The El Cerrito Rifle Qual — Cali Dreaming By: Travis Pike


El Cerrito is Spanish for “The Little Hill.” It’s not exactly a small town, but it is a small town for the bay area of California. Why are we talking about a random city in Cali? Because it’s Tap Rack Tuesday, of course! Today we are tackling the El Cerrito rifle qualification course, aka the El Cerrito rifle qual.

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I’ve covered a variety of different police and military quals, and I’ll give El Cerrito credit. The guide to their quals is easy to read and easy to follow. That may seem like an odd compliment, but when you’ve stared at dozens of confusing and poorly explained PDFs, you appreciate a simple one-page explanation. With that compliment paid, let’s dive into the El Cerrito rifle qual.

What do you need for the El Cerrito rifle qual?

You need a rifle, or a PCC if you so choose. You also need a handgun with three rounds of ammunition. For the rifle, you will need 37 rounds, in total. The qual doesn’t state the number of magazines needed, so it can be shot with one, but you’ll need to reload it between stages. I would suggest a sling for the El Cerrito qual. It makes life easier.

You also need a target. The qual uses the BT-5 El Dorado DA Target with a very well-defined kill zone in the head and chest. As always, you’ll need your eyes, ears, and a shot timer to get the most out of this rifle qualification.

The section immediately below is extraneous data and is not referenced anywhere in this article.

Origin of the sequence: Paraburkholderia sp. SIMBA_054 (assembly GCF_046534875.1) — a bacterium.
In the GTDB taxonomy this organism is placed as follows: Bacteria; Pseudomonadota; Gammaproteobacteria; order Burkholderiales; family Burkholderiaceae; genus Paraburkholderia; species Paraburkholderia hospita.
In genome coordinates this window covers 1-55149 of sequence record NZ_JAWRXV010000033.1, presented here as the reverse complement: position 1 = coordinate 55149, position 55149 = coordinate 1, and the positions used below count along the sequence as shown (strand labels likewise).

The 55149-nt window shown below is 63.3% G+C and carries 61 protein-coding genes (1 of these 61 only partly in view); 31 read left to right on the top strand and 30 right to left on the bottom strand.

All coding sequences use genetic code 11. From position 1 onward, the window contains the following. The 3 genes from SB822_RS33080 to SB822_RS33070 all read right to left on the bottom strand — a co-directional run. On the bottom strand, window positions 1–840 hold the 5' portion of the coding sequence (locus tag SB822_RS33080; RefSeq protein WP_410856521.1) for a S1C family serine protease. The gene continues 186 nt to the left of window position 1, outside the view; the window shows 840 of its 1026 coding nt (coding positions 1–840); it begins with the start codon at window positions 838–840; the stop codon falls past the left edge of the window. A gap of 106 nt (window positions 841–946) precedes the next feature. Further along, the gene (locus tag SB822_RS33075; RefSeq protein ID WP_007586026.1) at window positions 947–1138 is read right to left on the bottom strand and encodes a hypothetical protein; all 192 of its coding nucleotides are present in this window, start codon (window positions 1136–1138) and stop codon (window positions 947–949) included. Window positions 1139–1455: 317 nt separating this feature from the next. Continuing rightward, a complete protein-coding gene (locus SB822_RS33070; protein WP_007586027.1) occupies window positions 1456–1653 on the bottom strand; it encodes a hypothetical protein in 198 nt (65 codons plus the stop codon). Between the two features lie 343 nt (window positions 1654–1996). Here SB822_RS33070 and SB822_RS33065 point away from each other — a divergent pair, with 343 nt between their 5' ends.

Range Gear for El Cerrito rifle qual
You’ll need a little gear for this qual.


Scoring is very easy with the El Dorado target. Shots into the red and grey or spinal column count as two points. Any shot outside of these zones counts as one point. Headshots not in the red zone and shots that miss the body count as zero points. You can score a total of 80 points, and passing is any score above 56 points.

It’s quick and simple. You can use your own targets, but try to use something that requires proper shot placement. For instance, a 3×5 card can be placed on your target to represent the red zone. Be smart and creative, and you’ll make the training challenging and fair.

Blasting Through the El Cerrito Rifle Qual

The distances required for the El Cerrito drills are as far as 50 yards and as close as three yards. You will start at the 3-yard line and slowly work your way backward. Your first magazine should be loaded with four rounds, with one round in the chamber. Your handgun should be holstered and loaded as well.

Now, let’s start shooting.

Stage 1:  3 Yards — 3 Rounds

At three yards, you are in bad breath distance and not somewhere you’d like to be, so be ready to move. Start in the low ready. With your timer ready, hit the go button. At the beep, fire a failure drill on the target—two shots to the chest and a well-aimed shot to the head.

You have three seconds to land your shots.

Travis Pike shoots the El Cerrito Qual
At three yards you are plenty close and have no excuses to not be fast.

Stage 2: 5 yards — 5 Rounds

Okay, this is one of the more interesting stages of the El Cerrito rifle qual. Start in the low ready; when your timer beeps, fire a double tap into the target. A double tap is two rounds fired rapidly, and if you’ve been keeping count, your rifle is now empty.